“There is a place for drones in the police department, but they have to be used in accordance with the Fourth Amendment,” which protects against unreasonable search and seizure, McGuire said.
In Danbury, Gagliardo has been busy learning more about the technology and earning the certification from the Federal Aviation Administration required to pilot the device.
The city is also in the process, in conjunction with Danbury Municipal Airport, of gaining a certificate of authorization that will allow the fire department to fly the drone in Danbury.
Authorization from the FAA is required to fly any drones in the city because the entire municipality — and parts of Ridgefield — are within the airport’s five mile approach zone.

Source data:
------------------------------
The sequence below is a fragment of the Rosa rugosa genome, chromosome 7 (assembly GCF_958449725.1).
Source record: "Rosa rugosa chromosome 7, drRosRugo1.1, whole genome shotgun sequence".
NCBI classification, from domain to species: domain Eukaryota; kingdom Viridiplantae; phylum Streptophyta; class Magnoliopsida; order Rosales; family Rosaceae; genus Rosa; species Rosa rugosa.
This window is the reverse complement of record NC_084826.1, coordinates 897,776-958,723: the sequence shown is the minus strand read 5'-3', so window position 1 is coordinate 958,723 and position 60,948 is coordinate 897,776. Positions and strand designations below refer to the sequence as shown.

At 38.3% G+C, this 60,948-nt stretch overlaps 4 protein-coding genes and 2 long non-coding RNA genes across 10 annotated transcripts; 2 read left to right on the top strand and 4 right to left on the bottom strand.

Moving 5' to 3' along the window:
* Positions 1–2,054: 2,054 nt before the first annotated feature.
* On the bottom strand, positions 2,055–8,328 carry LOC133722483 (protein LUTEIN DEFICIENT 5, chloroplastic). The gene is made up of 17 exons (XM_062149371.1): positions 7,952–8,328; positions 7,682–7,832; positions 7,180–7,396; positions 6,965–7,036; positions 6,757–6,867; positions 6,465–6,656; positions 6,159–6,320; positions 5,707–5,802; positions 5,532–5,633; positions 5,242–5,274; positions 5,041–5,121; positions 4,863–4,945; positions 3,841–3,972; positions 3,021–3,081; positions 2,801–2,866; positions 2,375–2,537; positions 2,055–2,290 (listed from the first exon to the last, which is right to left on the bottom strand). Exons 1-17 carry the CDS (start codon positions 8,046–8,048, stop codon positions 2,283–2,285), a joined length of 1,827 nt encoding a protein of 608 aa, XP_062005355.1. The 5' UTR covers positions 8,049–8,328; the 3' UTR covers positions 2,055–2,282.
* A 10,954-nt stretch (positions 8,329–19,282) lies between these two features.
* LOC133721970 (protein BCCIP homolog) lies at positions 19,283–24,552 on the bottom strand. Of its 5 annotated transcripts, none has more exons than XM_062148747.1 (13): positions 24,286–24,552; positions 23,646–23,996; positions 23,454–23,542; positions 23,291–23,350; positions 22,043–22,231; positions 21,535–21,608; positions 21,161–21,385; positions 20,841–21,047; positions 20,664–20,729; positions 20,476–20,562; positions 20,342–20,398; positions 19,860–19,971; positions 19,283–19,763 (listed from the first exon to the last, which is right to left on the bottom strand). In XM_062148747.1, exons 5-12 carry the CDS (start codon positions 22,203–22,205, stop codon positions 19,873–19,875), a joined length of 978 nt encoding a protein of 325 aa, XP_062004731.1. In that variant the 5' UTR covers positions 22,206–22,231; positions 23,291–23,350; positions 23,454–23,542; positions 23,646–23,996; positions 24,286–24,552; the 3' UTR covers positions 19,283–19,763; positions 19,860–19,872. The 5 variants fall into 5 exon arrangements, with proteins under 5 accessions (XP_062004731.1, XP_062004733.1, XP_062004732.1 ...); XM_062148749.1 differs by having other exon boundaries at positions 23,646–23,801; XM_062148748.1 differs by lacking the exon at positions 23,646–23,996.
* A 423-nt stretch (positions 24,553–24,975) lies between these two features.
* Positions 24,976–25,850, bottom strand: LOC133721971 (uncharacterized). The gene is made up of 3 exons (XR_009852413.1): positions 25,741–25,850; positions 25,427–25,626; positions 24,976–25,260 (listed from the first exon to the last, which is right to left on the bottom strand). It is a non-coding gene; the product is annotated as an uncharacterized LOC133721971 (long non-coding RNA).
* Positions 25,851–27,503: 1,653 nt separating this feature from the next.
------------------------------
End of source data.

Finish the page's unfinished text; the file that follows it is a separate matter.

“All drone activity, even if it’s just recreational, must be approved by the control tower,” said Mike Safranek, the assistant administrator of the airport.
“There is a misconception that hobbyists can fly wherever they want, but that’s simply not true.”
The regulations are in place, he said, to protect planes from drone activity, particularly during critical landing maneuvers.
“We’ve experienced a growing problem with people operating drones near the airport and it’s getting to the point where we will start calling the police,” Safranek said. “It’s a criminal offense to fly a drone in the airport’s airspace.”
The drone will be made available through mutual aid to other departments in the area, and requests already started coming before the device was even delivered to the city. If other departments call for the drone, Gagliardo will also be on call as its pilot.
“We believe this will be a very popular resource,” Gagliardo said. “As far as I know, we are the only department in the area to have the technology.”